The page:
(China Green Agriculture story updated to include further details from the J Capital research report.)NEW YORK ( TheStreet) -- Shares of China Green Agriculture ( CGA - Get Report) closed 10% lower Tuesday after a small equities research firm issued a report accusing the company of fraud. The firm, Beijing-based J Capital, said in its report that it had found "compelling evidence that China Green Agriculture ... has vastly inflated the sales and profit figures it reports to investors." China Green closed Wednesday at $8.11, down 10.4%, on volume of more than 3 million shares, six times the daily average turnover in the name. J Capital cited financial records filed by China Green with a Chinese government bureau called the State Administration of Industry and Commerce, or SAIC. Those filings show that China Green Agriculture's main operating unit took in revenue of $8.4 million in calendar 2009, J Capital said in its report. The company reported revenue for the same period of $41.8 million to the Securities and Exchange Commission, according to the report. >>The Shanghai Numbers: A Special Series by TheStreet In September, China Green issued a press release defending the accuracy of its filings in the U.S. "It is well documented that reports filed with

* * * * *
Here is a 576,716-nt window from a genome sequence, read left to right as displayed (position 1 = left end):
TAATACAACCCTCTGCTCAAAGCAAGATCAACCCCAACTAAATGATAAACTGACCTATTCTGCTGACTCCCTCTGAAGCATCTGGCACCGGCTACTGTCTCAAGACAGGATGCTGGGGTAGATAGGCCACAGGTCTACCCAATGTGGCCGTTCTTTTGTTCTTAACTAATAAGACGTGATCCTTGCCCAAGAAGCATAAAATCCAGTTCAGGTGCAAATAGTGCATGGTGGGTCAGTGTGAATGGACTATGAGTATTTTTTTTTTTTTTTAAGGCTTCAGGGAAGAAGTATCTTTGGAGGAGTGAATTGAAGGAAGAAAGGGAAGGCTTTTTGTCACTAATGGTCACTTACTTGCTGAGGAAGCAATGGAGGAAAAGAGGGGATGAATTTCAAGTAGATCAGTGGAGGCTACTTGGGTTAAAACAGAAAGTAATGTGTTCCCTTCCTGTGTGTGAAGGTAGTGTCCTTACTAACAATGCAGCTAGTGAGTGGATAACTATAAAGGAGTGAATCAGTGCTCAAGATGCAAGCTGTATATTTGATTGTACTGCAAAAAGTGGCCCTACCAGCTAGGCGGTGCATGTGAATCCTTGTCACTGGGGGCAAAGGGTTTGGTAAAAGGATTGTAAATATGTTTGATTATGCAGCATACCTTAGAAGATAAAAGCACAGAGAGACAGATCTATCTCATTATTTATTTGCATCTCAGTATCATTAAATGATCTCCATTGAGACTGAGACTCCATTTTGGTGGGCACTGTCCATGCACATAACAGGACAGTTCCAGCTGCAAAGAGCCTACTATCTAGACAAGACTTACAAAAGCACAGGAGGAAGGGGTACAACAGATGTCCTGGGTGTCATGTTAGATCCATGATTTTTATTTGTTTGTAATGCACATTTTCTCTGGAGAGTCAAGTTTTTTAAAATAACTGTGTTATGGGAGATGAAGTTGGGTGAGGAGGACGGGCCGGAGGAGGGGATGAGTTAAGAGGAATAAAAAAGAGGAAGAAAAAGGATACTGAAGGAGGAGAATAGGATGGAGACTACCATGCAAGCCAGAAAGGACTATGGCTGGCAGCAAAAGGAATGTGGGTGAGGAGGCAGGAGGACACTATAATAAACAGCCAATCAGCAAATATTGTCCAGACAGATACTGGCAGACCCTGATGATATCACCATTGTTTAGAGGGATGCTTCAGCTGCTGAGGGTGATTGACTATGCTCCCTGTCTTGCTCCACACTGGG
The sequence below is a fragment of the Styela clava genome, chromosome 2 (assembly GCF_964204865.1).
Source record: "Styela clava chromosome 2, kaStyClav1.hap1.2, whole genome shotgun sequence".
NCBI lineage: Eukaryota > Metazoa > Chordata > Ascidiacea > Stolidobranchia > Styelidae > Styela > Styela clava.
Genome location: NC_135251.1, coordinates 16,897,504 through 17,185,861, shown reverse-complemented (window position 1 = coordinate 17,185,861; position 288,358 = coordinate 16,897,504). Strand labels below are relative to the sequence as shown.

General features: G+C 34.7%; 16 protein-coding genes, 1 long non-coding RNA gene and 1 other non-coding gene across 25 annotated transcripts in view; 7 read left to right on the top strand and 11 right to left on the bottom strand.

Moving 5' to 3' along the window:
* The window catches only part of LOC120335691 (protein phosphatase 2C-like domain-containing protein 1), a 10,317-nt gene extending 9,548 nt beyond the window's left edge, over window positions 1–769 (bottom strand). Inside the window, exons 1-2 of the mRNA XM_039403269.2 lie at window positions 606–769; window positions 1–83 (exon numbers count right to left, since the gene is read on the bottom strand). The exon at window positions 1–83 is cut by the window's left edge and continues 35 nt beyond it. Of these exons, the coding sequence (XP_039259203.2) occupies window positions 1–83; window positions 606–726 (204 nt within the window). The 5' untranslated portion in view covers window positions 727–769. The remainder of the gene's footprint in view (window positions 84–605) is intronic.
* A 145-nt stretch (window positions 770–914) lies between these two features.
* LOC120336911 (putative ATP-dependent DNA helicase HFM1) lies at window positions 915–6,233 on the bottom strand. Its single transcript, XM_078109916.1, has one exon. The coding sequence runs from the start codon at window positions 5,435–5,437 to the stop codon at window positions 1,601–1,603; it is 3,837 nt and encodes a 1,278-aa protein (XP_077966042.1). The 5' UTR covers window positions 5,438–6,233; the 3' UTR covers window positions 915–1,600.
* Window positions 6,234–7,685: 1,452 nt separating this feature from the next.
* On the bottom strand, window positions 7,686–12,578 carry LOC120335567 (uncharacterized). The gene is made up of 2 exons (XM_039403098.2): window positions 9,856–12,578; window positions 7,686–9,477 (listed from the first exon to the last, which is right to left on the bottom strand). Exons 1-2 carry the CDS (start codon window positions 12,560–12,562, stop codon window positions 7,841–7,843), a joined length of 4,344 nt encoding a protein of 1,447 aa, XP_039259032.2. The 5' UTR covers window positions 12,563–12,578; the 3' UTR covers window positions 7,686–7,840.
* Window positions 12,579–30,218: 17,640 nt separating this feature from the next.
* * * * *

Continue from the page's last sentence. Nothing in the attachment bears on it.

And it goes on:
China Green has long been a controversial stock. A small organic-fertilizer producer based in the city of Xi'an, in central China, China Green is one of hundreds of Chinese companies that have come public in the U.S. through a process known as a reverse merger. Allegations and revelations of financial fraud have beset these companies over the last year, and the SEC has launched a probe into those allegations, according to people with knowledge of that investigation. The SEC has declined to comment. China Green has not been immune to allegations similar to those published by J Capital. Short-sellers active in the Chinese small-cap sector have for some time believed that China Green has been fudging numbers. A report this past summer, for example, also cited discrepancies between the company's SEC and SAIC records. China Green, which went public in a reverse merger in 2007, has seen its stock trade as high as $18. It reached that point in December 2009, not long after it began trading on the New York Stock Exchange. The stock was uplisted to the American Stock Exchange in March 2009 from the over-the-counter bulletin board. The J Capital report enumerates a series of other allegations, including "dubious related-party transactions," "possible self-dealing," and "false claims about technology." According to J Capital's Web site, the firm was founded in 2007 to "provide deep-dive analysis" of Chinese companies, both on the long and short side. It sells its research to institutional investors and sometimes takes positions in the stocks it analyzes, according to the firm. In its report on China Green Agriculture, the firm didn't say whether it had a short position in the stock, although it noted that some of its clients did. J Capital released the China Green report on its Web site. It's the only research note listed in the "recent reports" section of the site. -- Written by Scott Eden in New York >To contact the writer of this article, click here: Scott Eden. >To follow the writer on Twitter, go to http://twitter.com/ScottEden. >To submit a news tip, send an email to: firstname.lastname@example.org.